ABSTRACT The role of universities has been evolving over the last 20 years, from a focus on teaching and research towards an enabling, partnership role with industry, government and communities in their proximate geographical spaces. Universities are increasingly linked to place. This paper reports on a case study of a peri-urban Australian university that has chosen to link its identity with the development of its proximate communities. In doing so, a number of levers of change have been employed, amidst 'push' and 'pull' factors that have challenged the institutionalisation of change. The strategies employed by university managers have included: industry, government and community participation in university governance; a cooperative education programme; and changes to systems for promotion, performance and recognition. There have been a number of obstacles to change, some of which continue to beset the embedding of a focus on regional and community engagement. Although at a formative stage, this change is already showing promising results. The change levers employed provide some interesting insights for university managers, academic staff and students of organisational change, more generally.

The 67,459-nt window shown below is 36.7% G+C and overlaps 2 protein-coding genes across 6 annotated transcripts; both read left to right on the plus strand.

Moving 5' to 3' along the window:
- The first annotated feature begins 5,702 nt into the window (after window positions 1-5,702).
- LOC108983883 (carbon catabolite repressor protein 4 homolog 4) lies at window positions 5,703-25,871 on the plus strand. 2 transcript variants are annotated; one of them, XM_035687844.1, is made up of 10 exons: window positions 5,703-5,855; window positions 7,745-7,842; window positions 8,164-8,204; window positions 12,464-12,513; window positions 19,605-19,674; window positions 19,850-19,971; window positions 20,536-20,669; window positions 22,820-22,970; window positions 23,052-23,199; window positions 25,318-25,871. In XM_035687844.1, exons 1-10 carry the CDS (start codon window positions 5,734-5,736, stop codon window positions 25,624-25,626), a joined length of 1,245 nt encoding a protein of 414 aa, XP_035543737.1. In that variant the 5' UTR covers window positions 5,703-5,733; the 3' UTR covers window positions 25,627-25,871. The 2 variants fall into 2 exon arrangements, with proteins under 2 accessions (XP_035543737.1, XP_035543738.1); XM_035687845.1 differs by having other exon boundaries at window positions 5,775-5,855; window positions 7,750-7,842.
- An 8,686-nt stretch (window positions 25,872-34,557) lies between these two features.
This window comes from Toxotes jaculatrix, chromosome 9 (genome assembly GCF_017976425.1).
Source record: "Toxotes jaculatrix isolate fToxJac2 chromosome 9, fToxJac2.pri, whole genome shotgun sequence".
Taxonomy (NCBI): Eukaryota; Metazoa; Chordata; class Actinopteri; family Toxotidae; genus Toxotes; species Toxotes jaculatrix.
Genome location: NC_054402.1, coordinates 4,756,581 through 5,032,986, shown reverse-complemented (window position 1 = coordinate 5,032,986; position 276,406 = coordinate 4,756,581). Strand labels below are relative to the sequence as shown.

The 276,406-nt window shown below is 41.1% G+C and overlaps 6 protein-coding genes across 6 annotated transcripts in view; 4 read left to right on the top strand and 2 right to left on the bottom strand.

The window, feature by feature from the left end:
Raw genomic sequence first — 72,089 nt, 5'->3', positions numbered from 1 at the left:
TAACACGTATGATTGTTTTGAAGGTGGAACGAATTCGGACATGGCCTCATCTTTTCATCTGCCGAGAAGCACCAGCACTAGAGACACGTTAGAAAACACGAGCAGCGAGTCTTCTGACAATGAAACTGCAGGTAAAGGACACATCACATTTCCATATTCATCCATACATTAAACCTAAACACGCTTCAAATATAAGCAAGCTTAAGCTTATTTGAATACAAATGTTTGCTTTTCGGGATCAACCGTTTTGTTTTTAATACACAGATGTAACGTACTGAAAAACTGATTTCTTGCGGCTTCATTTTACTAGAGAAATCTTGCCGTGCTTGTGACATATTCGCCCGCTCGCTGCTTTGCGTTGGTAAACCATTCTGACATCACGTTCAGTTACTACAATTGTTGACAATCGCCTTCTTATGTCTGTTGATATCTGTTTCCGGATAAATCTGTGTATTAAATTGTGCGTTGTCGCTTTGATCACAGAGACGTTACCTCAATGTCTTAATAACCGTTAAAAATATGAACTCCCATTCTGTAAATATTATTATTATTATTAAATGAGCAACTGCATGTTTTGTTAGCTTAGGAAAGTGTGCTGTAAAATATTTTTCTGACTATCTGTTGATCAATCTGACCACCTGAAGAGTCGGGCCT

|Number of pages||11|
|Publication status||Published - 01 Jun 2004|